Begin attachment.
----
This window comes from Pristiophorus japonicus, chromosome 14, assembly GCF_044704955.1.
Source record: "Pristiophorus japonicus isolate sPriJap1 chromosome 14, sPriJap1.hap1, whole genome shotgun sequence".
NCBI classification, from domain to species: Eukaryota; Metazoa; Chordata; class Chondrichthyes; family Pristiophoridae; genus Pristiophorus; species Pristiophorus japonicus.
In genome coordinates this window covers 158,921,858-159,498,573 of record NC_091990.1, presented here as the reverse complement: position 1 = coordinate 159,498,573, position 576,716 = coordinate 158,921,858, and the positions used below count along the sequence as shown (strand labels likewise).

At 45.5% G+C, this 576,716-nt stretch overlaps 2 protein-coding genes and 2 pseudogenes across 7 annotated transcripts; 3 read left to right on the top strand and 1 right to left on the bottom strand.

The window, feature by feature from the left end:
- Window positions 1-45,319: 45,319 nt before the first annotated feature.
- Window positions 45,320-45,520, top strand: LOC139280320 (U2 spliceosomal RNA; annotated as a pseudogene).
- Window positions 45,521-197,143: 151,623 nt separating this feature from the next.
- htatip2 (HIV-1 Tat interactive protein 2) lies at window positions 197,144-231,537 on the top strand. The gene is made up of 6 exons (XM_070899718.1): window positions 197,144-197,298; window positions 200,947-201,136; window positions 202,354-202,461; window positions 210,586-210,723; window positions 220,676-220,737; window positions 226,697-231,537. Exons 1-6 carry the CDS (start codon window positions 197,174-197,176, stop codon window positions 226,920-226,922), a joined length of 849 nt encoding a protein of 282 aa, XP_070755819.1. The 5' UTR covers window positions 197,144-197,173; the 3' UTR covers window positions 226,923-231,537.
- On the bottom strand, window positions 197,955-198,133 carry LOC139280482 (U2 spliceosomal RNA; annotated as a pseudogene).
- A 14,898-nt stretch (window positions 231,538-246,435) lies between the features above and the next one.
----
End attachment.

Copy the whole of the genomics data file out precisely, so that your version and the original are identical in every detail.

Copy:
This window comes from Pristiophorus japonicus, chromosome 14, assembly GCF_044704955.1.
Source record: "Pristiophorus japonicus isolate sPriJap1 chromosome 14, sPriJap1.hap1, whole genome shotgun sequence".
NCBI classification, from domain to species: Eukaryota; Metazoa; Chordata; class Chondrichthyes; family Pristiophoridae; genus Pristiophorus; species Pristiophorus japonicus.
In genome coordinates this window covers 158,921,858-159,498,573 of record NC_091990.1, presented here as the reverse complement: position 1 = coordinate 159,498,573, position 576,716 = coordinate 158,921,858, and the positions used below count along the sequence as shown (strand labels likewise).

At 45.5% G+C, this 576,716-nt stretch overlaps 2 protein-coding genes and 2 pseudogenes across 7 annotated transcripts; 3 read left to right on the top strand and 1 right to left on the bottom strand.

The window, feature by feature from the left end:
- Window positions 1-45,319: 45,319 nt before the first annotated feature.
- Window positions 45,320-45,520, top strand: LOC139280320 (U2 spliceosomal RNA; annotated as a pseudogene).
- Window positions 45,521-197,143: 151,623 nt separating this feature from the next.
- htatip2 (HIV-1 Tat interactive protein 2) lies at window positions 197,144-231,537 on the top strand. The gene is made up of 6 exons (XM_070899718.1): window positions 197,144-197,298; window positions 200,947-201,136; window positions 202,354-202,461; window positions 210,586-210,723; window positions 220,676-220,737; window positions 226,697-231,537. Exons 1-6 carry the CDS (start codon window positions 197,174-197,176, stop codon window positions 226,920-226,922), a joined length of 849 nt encoding a protein of 282 aa, XP_070755819.1. The 5' UTR covers window positions 197,144-197,173; the 3' UTR covers window positions 226,923-231,537.
- On the bottom strand, window positions 197,955-198,133 carry LOC139280482 (U2 spliceosomal RNA; annotated as a pseudogene).
- A 14,898-nt stretch (window positions 231,538-246,435) lies between the features above and the next one.